Skoda’s local SUV push is only just starting, with more models coming.
TWO more sports utilities will join the Skoda New Zealand product portfolio within the next two years.
Brand boss Greg Leet has confirmed the Karoq compact (right), the replacement for the current Yeti, should be on sale next March, if not earlier, while a new subcompact that has yet to be unveiled or named by Skoda is coming too, perhaps as early as 2019.
In addition, there are more editions of the Kodiaq, the medium seven-seater that is kicking off the SUV strategy from next week.
Sportline, Scout (below) and a performance-minded RS are all under consideration for future implementation, Leet has told MotoringNetwork. He says the RS is of particular interest through being a performance diesel which great potential of becoming a halo model.
However, while crossovers and SUVs are expected to become increasingly important for the brand’s emergent presence here – perhaps even mirroring the 56 percent takeup that is presently experienced within the car market now – he says Skoda will not abdicate the traditional small, medium and large car lines that have re-established the brand’s presence here over the past decade. So Rapid, Octivia and Superb are safe.
“We have not forgotten, and we won’t forget, the passenger market,” he said.
Leet’s comment came today at the launch of the Kodiaq, Skoda’s first full SUV, drawn off the same MQB platform as the Tiguan from parent Volkswagen.
Kodiaq is expected to become the top-selling Skoda here, and drive brand sales to 1460 units this year and 1800 in 2018 - a 600-unit lift on the 2016 outcome and 10 times the annual volume achieved 10 years ago.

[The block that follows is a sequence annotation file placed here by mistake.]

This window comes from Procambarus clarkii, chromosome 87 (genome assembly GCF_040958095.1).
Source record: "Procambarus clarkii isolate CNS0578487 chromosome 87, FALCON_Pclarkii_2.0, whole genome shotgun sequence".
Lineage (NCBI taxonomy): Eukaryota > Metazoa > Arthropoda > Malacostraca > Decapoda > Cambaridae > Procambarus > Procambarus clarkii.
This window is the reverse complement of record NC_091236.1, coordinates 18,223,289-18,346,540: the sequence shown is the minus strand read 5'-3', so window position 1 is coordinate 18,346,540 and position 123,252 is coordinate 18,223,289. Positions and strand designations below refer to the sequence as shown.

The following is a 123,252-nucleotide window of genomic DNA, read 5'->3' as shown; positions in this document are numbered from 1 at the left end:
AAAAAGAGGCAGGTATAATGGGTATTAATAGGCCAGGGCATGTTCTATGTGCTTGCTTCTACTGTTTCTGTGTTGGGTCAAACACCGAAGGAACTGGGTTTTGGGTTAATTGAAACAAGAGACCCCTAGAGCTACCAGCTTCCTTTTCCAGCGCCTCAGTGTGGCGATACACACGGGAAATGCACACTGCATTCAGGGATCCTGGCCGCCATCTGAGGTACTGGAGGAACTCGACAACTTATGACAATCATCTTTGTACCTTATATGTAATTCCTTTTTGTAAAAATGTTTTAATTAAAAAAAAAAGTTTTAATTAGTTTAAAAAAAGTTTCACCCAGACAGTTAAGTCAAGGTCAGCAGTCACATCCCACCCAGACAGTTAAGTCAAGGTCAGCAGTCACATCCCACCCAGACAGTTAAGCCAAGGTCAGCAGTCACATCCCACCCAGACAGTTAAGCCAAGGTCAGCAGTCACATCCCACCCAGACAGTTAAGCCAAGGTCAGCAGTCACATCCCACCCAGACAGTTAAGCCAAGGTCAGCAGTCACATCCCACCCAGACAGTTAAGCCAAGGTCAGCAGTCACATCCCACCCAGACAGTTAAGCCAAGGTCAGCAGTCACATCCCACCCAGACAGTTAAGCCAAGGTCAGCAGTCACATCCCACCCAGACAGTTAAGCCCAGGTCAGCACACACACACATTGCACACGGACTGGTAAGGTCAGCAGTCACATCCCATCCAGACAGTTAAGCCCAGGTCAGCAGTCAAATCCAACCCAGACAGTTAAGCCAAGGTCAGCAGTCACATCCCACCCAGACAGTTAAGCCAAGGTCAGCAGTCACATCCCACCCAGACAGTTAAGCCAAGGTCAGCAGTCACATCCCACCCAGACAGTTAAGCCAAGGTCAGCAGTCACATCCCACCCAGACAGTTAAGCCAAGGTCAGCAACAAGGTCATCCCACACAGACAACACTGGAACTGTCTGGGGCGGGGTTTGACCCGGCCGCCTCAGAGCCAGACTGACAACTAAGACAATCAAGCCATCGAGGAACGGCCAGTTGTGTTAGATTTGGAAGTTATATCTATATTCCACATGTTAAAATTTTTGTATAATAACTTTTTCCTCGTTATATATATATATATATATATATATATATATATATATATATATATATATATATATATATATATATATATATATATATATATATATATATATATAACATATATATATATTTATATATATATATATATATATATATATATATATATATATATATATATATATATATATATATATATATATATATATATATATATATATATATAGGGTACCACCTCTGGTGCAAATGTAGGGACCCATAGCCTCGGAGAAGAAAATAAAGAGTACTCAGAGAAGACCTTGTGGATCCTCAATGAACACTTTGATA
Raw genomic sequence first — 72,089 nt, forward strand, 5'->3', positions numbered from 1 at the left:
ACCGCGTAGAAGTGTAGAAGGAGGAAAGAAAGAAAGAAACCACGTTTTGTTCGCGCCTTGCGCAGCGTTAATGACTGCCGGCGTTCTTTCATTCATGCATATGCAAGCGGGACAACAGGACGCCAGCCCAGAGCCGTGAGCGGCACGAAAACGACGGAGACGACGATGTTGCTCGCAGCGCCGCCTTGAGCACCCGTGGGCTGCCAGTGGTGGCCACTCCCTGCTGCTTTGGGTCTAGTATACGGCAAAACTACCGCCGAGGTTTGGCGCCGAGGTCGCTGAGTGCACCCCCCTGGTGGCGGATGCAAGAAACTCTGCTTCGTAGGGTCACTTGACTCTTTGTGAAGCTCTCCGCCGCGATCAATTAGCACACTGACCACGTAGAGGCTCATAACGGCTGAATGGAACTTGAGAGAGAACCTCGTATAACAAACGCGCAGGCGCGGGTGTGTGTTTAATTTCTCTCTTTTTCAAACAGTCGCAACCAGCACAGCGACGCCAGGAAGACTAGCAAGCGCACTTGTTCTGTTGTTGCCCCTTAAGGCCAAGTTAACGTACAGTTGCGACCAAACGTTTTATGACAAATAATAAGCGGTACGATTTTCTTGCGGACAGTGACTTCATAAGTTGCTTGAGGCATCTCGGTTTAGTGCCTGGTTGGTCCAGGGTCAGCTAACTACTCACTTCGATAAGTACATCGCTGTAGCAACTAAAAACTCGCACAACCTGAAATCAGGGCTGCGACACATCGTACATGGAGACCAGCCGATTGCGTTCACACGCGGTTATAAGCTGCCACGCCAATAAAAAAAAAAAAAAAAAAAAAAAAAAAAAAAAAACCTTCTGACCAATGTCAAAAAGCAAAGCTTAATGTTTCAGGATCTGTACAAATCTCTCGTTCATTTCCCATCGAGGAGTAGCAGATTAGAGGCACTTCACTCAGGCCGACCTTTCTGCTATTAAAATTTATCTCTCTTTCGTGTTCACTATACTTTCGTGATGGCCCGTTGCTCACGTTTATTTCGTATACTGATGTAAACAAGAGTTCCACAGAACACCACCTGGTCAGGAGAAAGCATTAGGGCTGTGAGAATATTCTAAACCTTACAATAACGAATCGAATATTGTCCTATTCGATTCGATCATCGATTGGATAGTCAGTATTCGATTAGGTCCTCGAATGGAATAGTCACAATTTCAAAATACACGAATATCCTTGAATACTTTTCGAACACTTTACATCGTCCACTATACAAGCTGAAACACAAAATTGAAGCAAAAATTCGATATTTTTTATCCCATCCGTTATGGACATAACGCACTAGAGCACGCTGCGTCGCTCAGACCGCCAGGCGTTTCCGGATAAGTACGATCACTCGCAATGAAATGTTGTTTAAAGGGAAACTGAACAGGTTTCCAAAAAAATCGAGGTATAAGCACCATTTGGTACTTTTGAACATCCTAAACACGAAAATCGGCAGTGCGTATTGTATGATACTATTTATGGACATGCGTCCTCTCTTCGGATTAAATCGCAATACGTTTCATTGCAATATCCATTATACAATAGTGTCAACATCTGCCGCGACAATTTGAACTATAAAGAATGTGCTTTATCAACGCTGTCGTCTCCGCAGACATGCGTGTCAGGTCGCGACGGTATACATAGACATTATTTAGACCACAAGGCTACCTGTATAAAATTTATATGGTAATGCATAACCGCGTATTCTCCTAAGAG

The only reason why it will have modest influence this year is because the distributor has been advised it will only get 380 cars before Christmas, due to huge global demand.
Priced from $39,990 to $58,290, the model is set to compete with the likes of the larger Hyundai Santa Fe, Kia Sorento, Mitsubishi Outlander, Holden Captiva, Renault Koleos and medium-sized crossovers such as the Nissan X-Trail and soon to land new generation Honda CR-V.
The Tiguan is also seen as a rival, and so too the Ateca, a model from another VW Group brand, Seat, which is set to return here later this year.
Kodiaq joins a relatively small pool of medium seven-seaters and is for now the only MQB car with three rows of seats, though like-configured versions of Ateca and the Tiguan are coming. The Tiguan Allspace will be here before the end of the year.
Honda is also about to release a seven chair CRV-V, but only in front-drive format, whereas Skoda lends this in four-wheel-drive as well.
Nonetheless, Leet is confident his car will look competitive within its buyer set on equipment, size, practicality and, not least, the brand ace card of strong value.
Where Kodiaq goes, Karoq – whose name links with Alaska (in this respect, a native word meaning arrow, which ties to the Skoda badge) to associate the model with the outdoors and adventure - is set to follow.
Though Yeti’s local market penetration has diminished over the past few years, Leet believes the replacement car, also on MQB underpinnings, whose details have only recently been released by the brand, will also be a major sales contributor, probably to the point where it might outsell Kodiaq.